A very healthy field of 269 players put up $5,000 of their hard earned money to compete in event # 28 of the WSOP, Limit Hold Em. Usually, in a limit event, you would have some healthy stacks, and expect a bit of a long night. Since this event had been made a three day event, the blinds had actually escalated to the point that the biggest stack on the board only had about 45 big blinds in their stack. Obviously, the blinds would escalate, and you felt like we could see a lot of action in the early going.
Entering the final table the chip counts were:
SEAT 1: Joe Sebok $184,000
SEAT 2: Annie Duke $150,000
SEAT 3: James Kwon $227,000
SEAT 4: Gabe Kaplan $209,000
SEAT 5: Dan Schmiech $219,000
SEAT 6: Young Phan $144,000
SEAT 7: Luke Neely $94,000
SEAT 8: Jeff Shulman $38,000
SEAT 9: Greg "FBT" Mueller $89,000
You would think that Jeff Shulman would have been the first one to go, but Jeff won the first pot of the night, and actually stuck around for a while. We did have a lot of early action, and it was only a matter of time until someone would go out. The first player to bid adieu to the final table was Greg Mueller, who charged into the lead for the bad beat of the day award on the following hand. After a three bet preflop, all the money went in on a flop of 7 4 K. Greg turned over pocket nines, and Young Phan turned over pocket eights. The turn card was a five, which gave Young 4 more outs. The river was one of those four additional outs, as a 6 hit, and Young had made a runner runner straight, and left Greg Mueller wondering where he went wrong. Greg Mueller - 9th place - $25,285.
This win still left Young as the short stack on the table, and it wouldn't be long until Young was going to make his own case for bad beat of the day. Young made the grave mistake of messing with Mr Kotter himself. Gabe Kaplan, and Young some how wound up getting all the money in on a flop of 3 8 4, with hands of 10 3 for Gabe, and A 3 for Young. Young felt really good about the situation, until a ten on the river had Young suddenly feeling not so young. Young Phan - 8th place - $ 37,930.
Jeff 'Happy' Shulman was the next to go. Jeff had done a really good job of walking the tightrope to get to this point, but with the blinds at these levels, Jeff had to go sometime. Jeff took the best hand into battle against Annie Duke. Annie's A Q of spades was good enough to get a runner runner flush against Jeff, which made Annie Happy. Jeff 'Happy' Shulman - 7th place - $50,570.
Now down to six, the chip counts looked like this.
James Kwon - 345,000 in chips
Dan Schmiech - 260,000
Joe Sebok - 221,000
Annie Duke - 199,000
Luke Neely - 141,000
Gabe Kaplan - 88,000
Gabe Kaplan was all in three times over the next twenty minutes, but managed to escape both times. Still, it was a rush for the ages as Gabe went from only 28,000 chips at one stage to over 300,000 in chips.
The next player to go was Luke Neely. At one stage, Luke actually folded with one big bet left in his stack, and a pretty big pot in front of him. The one big bet turned into a couple double ups, and it looked like Luke might be trying to pull his Gabe Kaplan impression. But Luke could not prevent the inevitable, and eventually Luke's time had come. Luke was back down to one big bet, and he and Annie flipped their cards up, and Annie's two pair sent Luke home to his father. Luke Neely - 6th place - $50,570.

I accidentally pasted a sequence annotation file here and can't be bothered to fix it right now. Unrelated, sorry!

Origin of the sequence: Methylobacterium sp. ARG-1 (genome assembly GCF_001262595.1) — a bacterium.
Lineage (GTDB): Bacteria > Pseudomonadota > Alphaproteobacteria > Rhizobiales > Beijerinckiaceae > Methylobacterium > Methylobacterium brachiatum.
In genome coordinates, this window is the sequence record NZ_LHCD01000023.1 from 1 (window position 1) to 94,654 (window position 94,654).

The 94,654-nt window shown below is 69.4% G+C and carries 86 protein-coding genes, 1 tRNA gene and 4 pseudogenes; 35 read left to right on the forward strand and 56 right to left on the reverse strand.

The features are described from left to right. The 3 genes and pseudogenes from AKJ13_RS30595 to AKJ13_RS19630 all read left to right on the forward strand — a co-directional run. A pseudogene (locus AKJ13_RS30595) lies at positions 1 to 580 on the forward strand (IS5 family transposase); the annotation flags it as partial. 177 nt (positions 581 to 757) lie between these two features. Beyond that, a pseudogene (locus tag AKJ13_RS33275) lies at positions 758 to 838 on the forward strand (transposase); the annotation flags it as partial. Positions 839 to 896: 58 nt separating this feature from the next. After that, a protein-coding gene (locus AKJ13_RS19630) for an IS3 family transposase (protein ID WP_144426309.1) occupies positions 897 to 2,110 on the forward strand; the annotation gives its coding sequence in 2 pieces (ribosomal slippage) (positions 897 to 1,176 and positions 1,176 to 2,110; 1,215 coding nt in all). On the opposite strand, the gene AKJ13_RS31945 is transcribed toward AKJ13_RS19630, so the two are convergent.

Next to go was Joe Sebok. Joe is top player Barry Greenstein's son, and Joe was trying to make the 2005 WSOP a father/son picnic. Barry had won the $1,500 Pot Limit Omaha tournament, and picked up his second WSOP bracelet. Joe was hoping to get his first WSOP title, but it was not meant to be. Joe had been all in a couple times already, and survived, but with the blinds so high, Joe had to pick a hand to go with, and he picked pocket threes. Annie was in the Big Blind, so she called the small raise with K 7. The flop of K 10 2 pretty much sealed Joe's fate, and when the turn & river blanked off, Annie had a big hug, and a smile for Joe. Joe Sebok - 5th place - $75,860.
Now down to four, we had a bit of a situation, as the blinds were 5k/10k (playing 10k/20k), and the chip stacks were.
James Kwon - 485,000 in chips
Dan Schmiech - 371,000
Gabe Kaplan - 269,000
Annie Duke - 229,000
It was pretty clear that the action was going to have to pick up, as the bottom two stacks could play maybe two hands from here on out, and the blinds were going to go up again.
Annie Duke held on as long as she could, but with the levels a dizzying 15,000/30,000, and only 1.3 million chips in play, it was going to get over, and get over quickly. Annie put her money in with Q J, and found a caller in Dan Schmiech with A 2. The board brought no Aces, Queens, or Jacks, and Annie Duke was free to go. Annie Duke - 4th place - $88,500.
Now down to three, the chip counts were.
Gabe Kaplan 575,000 in chips
Dan Schmiech - 371,000
James Kwon - 300,000
With the players now playing 20,000/40,000, the biggest stack on the board had 14 big bets. You knew this would end soon, and we lost our next player in about 15 minutes. After doubling up a couple times, James Kwon made a stand with A J, and Dan called with A 5 of hearts. The flop brought a five, and James was off to count his Quan. James Kwon - 3rd place - $113,785.
Now down to heads up, Dan had worked his way into a two to one chip advantage.
Dan Schmiech - 885,000 in chips
Gabe Kaplan - 400,000
For a minute, it appeared we might have our second WSOP champ in 72 hours known more for their TV and/or film career than their poker career. But it was not meant to be, and after Gabe was ground down a bit by Dan, Gabe put all his money in with top pair, and lost to Dan's two pair. We had a new WSOP Champ, and his name was Dan Schmiech.
2nd place - Gabe Kaplan - $222,515.
Champion - Dan Schmiech - $ 404,585
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